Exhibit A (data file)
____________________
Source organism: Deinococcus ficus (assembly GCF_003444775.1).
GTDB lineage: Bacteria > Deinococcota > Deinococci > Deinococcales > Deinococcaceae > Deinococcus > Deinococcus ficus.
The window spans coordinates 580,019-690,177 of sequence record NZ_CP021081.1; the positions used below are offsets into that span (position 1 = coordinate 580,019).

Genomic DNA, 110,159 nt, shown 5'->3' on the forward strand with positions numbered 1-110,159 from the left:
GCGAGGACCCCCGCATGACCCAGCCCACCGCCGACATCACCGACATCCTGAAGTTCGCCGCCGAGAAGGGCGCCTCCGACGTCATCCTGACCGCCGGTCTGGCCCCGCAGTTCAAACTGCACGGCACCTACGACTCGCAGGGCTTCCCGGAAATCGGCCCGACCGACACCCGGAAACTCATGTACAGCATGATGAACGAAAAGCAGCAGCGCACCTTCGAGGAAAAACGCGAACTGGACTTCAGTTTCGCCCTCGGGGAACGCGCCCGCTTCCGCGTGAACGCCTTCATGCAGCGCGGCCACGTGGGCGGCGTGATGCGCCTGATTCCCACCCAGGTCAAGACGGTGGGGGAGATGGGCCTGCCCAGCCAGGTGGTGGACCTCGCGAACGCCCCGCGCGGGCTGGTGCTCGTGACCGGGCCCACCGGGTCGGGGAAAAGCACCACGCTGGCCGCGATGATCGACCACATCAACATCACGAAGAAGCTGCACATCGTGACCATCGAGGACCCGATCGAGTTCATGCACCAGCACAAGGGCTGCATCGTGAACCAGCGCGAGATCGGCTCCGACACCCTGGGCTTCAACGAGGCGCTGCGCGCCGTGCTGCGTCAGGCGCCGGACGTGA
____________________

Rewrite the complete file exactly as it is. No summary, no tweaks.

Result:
Source organism: Deinococcus ficus (assembly GCF_003444775.1).
GTDB lineage: Bacteria > Deinococcota > Deinococci > Deinococcales > Deinococcaceae > Deinococcus > Deinococcus ficus.
The window spans coordinates 580,019-690,177 of sequence record NZ_CP021081.1; the positions used below are offsets into that span (position 1 = coordinate 580,019).

Genomic DNA, 110,159 nt, shown 5'->3' on the forward strand with positions numbered 1-110,159 from the left:
GCGAGGACCCCCGCATGACCCAGCCCACCGCCGACATCACCGACATCCTGAAGTTCGCCGCCGAGAAGGGCGCCTCCGACGTCATCCTGACCGCCGGTCTGGCCCCGCAGTTCAAACTGCACGGCACCTACGACTCGCAGGGCTTCCCGGAAATCGGCCCGACCGACACCCGGAAACTCATGTACAGCATGATGAACGAAAAGCAGCAGCGCACCTTCGAGGAAAAACGCGAACTGGACTTCAGTTTCGCCCTCGGGGAACGCGCCCGCTTCCGCGTGAACGCCTTCATGCAGCGCGGCCACGTGGGCGGCGTGATGCGCCTGATTCCCACCCAGGTCAAGACGGTGGGGGAGATGGGCCTGCCCAGCCAGGTGGTGGACCTCGCGAACGCCCCGCGCGGGCTGGTGCTCGTGACCGGGCCCACCGGGTCGGGGAAAAGCACCACGCTGGCCGCGATGATCGACCACATCAACATCACGAAGAAGCTGCACATCGTGACCATCGAGGACCCGATCGAGTTCATGCACCAGCACAAGGGCTGCATCGTGAACCAGCGCGAGATCGGCTCCGACACCCTGGGCTTCAACGAGGCGCTGCGCGCCGTGCTGCGTCAGGCGCCGGACGTGA